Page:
National Center for Constitutional Studies
|"A primary object.should be the education of our youth in the science of government. In a republic, what species of knowledge can be equally important? And what duty more pressing.than.communicating it to those who are to be the future guardians of the liberties of the country?"
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Celebrate Constitution Week in Your Community
(An answer to the oft-asked question, "What Can I Do?")
In the early 1980s, the National Center for Constitutional Studies hosted, in conjunction with cities, towns, schools, and civic and religious groups, a number of activities during Constitution Week that drew hundreds of participants. For a number of years thereafter, there seemed to be a noticeable decrease of such events but in recent years the interest and the involvement of citizens has reached a high once again, bringing a resurgence of such activities in communities around the nation.
One of the most often asked questions by those who have learned the Founders' formula for freedom as embodied in the Constitution of the Unites States is: What can I, as one person, do to help spread the good word of freedom? Let us review some of the activities that seem to be gaining strength which have proven successful recently.
The Presidential Proclamation
Nearly every president since Ronald Reagan has issued a Proclamation on or around September 17 th of each year formally announcing the event. The following are the closing paragraphs of the most recent:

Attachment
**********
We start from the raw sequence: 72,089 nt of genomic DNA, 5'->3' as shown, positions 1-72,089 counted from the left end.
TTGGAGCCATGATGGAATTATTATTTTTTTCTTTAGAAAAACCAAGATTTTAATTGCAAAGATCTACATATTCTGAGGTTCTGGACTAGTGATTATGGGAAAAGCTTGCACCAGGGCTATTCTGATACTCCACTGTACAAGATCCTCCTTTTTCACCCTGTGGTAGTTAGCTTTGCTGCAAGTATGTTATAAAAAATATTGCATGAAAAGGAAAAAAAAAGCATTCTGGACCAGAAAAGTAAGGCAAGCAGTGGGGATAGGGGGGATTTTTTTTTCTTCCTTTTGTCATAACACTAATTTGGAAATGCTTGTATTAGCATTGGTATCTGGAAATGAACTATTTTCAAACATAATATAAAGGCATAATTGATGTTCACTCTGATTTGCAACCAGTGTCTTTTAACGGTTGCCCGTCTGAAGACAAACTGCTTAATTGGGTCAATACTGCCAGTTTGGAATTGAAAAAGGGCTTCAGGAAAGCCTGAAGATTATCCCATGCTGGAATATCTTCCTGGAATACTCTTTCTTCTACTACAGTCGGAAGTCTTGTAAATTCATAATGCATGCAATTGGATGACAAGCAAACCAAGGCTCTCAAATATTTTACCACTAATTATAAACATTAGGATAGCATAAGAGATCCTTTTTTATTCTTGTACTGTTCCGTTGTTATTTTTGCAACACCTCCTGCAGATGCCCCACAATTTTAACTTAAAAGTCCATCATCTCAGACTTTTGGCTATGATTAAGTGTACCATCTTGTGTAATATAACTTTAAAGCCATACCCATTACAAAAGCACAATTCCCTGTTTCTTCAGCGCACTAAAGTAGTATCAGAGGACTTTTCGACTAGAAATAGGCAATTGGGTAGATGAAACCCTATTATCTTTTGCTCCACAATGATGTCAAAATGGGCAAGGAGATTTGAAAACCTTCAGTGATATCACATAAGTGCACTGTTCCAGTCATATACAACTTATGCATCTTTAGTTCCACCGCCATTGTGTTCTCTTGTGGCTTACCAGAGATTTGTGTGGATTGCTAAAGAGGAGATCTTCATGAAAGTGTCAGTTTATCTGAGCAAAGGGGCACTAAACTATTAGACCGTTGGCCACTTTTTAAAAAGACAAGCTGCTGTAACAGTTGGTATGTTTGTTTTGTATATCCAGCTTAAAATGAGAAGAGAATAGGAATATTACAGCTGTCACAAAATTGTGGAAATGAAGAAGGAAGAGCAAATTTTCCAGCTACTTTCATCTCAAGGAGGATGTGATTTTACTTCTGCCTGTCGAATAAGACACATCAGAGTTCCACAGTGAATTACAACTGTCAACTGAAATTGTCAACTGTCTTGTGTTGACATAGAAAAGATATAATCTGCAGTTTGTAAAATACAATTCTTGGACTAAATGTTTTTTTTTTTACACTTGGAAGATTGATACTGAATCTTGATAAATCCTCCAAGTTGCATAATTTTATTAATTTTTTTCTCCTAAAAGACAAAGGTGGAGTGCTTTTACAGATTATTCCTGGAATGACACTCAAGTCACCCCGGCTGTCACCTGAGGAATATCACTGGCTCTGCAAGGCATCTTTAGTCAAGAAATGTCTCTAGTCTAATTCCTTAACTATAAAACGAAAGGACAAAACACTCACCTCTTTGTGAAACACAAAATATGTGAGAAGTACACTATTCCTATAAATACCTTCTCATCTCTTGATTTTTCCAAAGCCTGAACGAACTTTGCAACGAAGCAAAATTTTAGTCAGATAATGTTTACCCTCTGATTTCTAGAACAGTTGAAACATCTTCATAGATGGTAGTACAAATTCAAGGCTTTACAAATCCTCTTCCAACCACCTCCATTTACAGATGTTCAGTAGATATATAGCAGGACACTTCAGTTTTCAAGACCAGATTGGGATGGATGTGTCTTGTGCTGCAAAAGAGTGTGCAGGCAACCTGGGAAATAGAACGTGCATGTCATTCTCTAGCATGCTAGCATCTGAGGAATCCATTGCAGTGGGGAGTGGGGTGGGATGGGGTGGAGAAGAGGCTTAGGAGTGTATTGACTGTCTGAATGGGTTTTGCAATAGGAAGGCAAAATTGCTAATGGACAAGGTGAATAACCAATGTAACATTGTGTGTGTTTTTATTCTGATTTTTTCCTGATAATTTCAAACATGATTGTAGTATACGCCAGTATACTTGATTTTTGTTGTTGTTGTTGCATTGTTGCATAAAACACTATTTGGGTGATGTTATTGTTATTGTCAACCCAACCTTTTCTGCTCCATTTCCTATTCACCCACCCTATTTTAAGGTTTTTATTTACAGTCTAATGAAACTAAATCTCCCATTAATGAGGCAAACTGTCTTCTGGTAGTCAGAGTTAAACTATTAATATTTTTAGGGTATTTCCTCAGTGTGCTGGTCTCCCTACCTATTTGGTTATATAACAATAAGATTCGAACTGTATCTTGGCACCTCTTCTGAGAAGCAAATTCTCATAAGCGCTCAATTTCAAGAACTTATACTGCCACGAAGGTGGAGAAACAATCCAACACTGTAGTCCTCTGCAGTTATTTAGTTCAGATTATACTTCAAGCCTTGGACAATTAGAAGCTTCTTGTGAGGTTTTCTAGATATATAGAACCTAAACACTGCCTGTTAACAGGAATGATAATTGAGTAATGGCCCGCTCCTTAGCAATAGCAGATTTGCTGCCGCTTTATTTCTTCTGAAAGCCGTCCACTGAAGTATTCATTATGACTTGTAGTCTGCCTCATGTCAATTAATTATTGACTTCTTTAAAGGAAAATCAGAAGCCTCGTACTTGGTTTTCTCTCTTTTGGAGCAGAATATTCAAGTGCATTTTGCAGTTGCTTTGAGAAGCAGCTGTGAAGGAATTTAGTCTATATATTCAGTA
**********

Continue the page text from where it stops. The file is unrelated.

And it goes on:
Obtaining a Local Proclamation
Armed with examples of past national, state, and local proclamations, one can fairly easily convince a mayor or governor to issue one for the upcoming September events (after all, isn't everyone for the Constitution!)
It is helpful to ask if the city, school, or state would authorize a Constitution Commemoration Committee to be established to help with the planning of Constitution Week events.
The state of Arizona established just such a Committee in 1987, the year of the Bicentennial of the U. S. Constitution. Ever since then the Committee has been actively promoting the celebration throughout the state and also hosting a Commemoration Dinner in February. It is attended by approximately 200 people, including a dozen or more state legislators, some judges, city council members, and other elected and party officials. It is becoming a fixture which many look forward to attending. Our school always takes three of our history teachers and seven of our top history and government students to the event. A 20-30 question test is always administered to each table and our students who have studied The Making of America always come out with the top scores.
Last month at the dinner, Bill Norton, chairman of the State Committee, put together an audio-visual presentation showing what cities and towns from around the state had done for Constitution Week last September. We give the following edited version of his remarks so that you can get some ideas for your own community. Forming a committee and beginning to plan now is the key to a successful event:
The City of Avondale (population 55,000)
The City of Avondale supported the State of Arizona's Constitution Commemoration Committee effort for the third consecutive year. The Mayor and Council issued a proclamation recognizing September 20, 2004 through September 25, 2004 as Constitution Week in Avondale.
The Avondale Public Library also incorporated American history into its story time readings. The Library events were warmly received by the public and overall the commemoration of the United States Constitution was a success in their community.
The City of Phoenix (population 1.5 million)
Phoenix issued a Constitution Week Proclamation and on September 21 st , Mayor Phil Gordon visited a classroom and read the proclamation declaring Constitution Week. Students at Cesar Chavez Elementary School drew pictures for Constitution Week. The City of Phoenix libraries had suggested reading material for children about the Constitution.
The City of Peoria (population 130,000)